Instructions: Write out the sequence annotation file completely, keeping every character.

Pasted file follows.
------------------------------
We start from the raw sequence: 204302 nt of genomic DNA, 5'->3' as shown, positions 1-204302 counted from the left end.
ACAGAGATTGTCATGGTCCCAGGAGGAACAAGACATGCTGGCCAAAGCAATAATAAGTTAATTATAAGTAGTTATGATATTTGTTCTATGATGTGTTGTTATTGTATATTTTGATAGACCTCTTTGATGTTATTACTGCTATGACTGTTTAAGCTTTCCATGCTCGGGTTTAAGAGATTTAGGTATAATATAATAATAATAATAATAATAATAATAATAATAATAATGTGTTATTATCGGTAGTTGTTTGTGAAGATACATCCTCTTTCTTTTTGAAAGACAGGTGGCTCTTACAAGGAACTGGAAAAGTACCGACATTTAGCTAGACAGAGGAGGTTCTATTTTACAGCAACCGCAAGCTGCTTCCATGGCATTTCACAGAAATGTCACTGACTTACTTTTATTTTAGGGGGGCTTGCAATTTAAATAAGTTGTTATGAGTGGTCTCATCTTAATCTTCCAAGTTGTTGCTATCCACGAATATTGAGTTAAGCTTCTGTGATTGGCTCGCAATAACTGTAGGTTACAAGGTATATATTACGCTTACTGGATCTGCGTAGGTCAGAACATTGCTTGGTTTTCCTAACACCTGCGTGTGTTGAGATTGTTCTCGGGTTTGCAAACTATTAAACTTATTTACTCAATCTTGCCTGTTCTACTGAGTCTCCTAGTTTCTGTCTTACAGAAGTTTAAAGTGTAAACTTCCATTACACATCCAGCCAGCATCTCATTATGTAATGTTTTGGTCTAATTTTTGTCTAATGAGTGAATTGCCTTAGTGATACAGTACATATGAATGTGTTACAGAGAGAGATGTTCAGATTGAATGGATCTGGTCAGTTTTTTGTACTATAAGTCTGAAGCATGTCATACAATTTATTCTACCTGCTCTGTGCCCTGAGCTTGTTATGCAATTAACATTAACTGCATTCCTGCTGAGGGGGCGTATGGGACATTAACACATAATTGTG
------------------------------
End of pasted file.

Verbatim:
We start from the raw sequence: 204302 nt of genomic DNA, 5'->3' as shown, positions 1-204302 counted from the left end.
ACAGAGATTGTCATGGTCCCAGGAGGAACAAGACATGCTGGCCAAAGCAATAATAAGTTAATTATAAGTAGTTATGATATTTGTTCTATGATGTGTTGTTATTGTATATTTTGATAGACCTCTTTGATGTTATTACTGCTATGACTGTTTAAGCTTTCCATGCTCGGGTTTAAGAGATTTAGGTATAATATAATAATAATAATAATAATAATAATAATAATAATAATGTGTTATTATCGGTAGTTGTTTGTGAAGATACATCCTCTTTCTTTTTGAAAGACAGGTGGCTCTTACAAGGAACTGGAAAAGTACCGACATTTAGCTAGACAGAGGAGGTTCTATTTTACAGCAACCGCAAGCTGCTTCCATGGCATTTCACAGAAATGTCACTGACTTACTTTTATTTTAGGGGGGCTTGCAATTTAAATAAGTTGTTATGAGTGGTCTCATCTTAATCTTCCAAGTTGTTGCTATCCACGAATATTGAGTTAAGCTTCTGTGATTGGCTCGCAATAACTGTAGGTTACAAGGTATATATTACGCTTACTGGATCTGCGTAGGTCAGAACATTGCTTGGTTTTCCTAACACCTGCGTGTGTTGAGATTGTTCTCGGGTTTGCAAACTATTAAACTTATTTACTCAATCTTGCCTGTTCTACTGAGTCTCCTAGTTTCTGTCTTACAGAAGTTTAAAGTGTAAACTTCCATTACACATCCAGCCAGCATCTCATTATGTAATGTTTTGGTCTAATTTTTGTCTAATGAGTGAATTGCCTTAGTGATACAGTACATATGAATGTGTTACAGAGAGAGATGTTCAGATTGAATGGATCTGGTCAGTTTTTTGTACTATAAGTCTGAAGCATGTCATACAATTTATTCTACCTGCTCTGTGCCCTGAGCTTGTTATGCAATTAACATTAACTGCATTCCTGCTGAGGGGGCGTATGGGACATTAACACATAATTGTG